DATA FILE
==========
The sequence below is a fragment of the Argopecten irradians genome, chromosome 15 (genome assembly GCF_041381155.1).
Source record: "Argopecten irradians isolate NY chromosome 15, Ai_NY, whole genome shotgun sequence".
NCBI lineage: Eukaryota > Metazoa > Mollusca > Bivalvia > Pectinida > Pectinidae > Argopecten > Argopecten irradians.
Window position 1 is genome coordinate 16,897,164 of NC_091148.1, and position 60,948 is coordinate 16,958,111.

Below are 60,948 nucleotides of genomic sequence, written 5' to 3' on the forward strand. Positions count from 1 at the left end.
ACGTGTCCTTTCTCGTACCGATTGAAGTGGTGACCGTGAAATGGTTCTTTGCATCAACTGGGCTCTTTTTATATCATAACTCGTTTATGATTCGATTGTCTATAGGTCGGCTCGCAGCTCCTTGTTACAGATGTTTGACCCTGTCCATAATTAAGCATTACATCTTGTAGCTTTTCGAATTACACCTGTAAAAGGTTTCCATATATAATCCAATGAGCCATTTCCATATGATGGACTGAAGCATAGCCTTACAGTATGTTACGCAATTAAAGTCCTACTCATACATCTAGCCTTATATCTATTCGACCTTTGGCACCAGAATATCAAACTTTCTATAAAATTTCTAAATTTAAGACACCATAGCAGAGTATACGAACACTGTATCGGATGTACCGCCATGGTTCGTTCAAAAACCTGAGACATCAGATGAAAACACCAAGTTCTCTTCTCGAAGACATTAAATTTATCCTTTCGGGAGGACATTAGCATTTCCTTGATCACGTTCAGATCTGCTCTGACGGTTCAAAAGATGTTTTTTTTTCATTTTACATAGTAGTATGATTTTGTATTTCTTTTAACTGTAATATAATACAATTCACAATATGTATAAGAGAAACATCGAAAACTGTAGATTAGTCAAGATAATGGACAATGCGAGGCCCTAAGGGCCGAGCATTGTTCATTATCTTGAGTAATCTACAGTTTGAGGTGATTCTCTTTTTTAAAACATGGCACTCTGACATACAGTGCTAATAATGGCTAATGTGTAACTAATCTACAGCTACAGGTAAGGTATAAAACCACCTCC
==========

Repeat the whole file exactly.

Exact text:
The sequence below is a fragment of the Argopecten irradians genome, chromosome 15 (genome assembly GCF_041381155.1).
Source record: "Argopecten irradians isolate NY chromosome 15, Ai_NY, whole genome shotgun sequence".
NCBI lineage: Eukaryota > Metazoa > Mollusca > Bivalvia > Pectinida > Pectinidae > Argopecten > Argopecten irradians.
Window position 1 is genome coordinate 16,897,164 of NC_091148.1, and position 60,948 is coordinate 16,958,111.

Below are 60,948 nucleotides of genomic sequence, written 5' to 3' on the forward strand. Positions count from 1 at the left end.
ACGTGTCCTTTCTCGTACCGATTGAAGTGGTGACCGTGAAATGGTTCTTTGCATCAACTGGGCTCTTTTTATATCATAACTCGTTTATGATTCGATTGTCTATAGGTCGGCTCGCAGCTCCTTGTTACAGATGTTTGACCCTGTCCATAATTAAGCATTACATCTTGTAGCTTTTCGAATTACACCTGTAAAAGGTTTCCATATATAATCCAATGAGCCATTTCCATATGATGGACTGAAGCATAGCCTTACAGTATGTTACGCAATTAAAGTCCTACTCATACATCTAGCCTTATATCTATTCGACCTTTGGCACCAGAATATCAAACTTTCTATAAAATTTCTAAATTTAAGACACCATAGCAGAGTATACGAACACTGTATCGGATGTACCGCCATGGTTCGTTCAAAAACCTGAGACATCAGATGAAAACACCAAGTTCTCTTCTCGAAGACATTAAATTTATCCTTTCGGGAGGACATTAGCATTTCCTTGATCACGTTCAGATCTGCTCTGACGGTTCAAAAGATGTTTTTTTTTCATTTTACATAGTAGTATGATTTTGTATTTCTTTTAACTGTAATATAATACAATTCACAATATGTATAAGAGAAACATCGAAAACTGTAGATTAGTCAAGATAATGGACAATGCGAGGCCCTAAGGGCCGAGCATTGTTCATTATCTTGAGTAATCTACAGTTTGAGGTGATTCTCTTTTTTAAAACATGGCACTCTGACATACAGTGCTAATAATGGCTAATGTGTAACTAATCTACAGCTACAGGTAAGGTATAAAACCACCTCC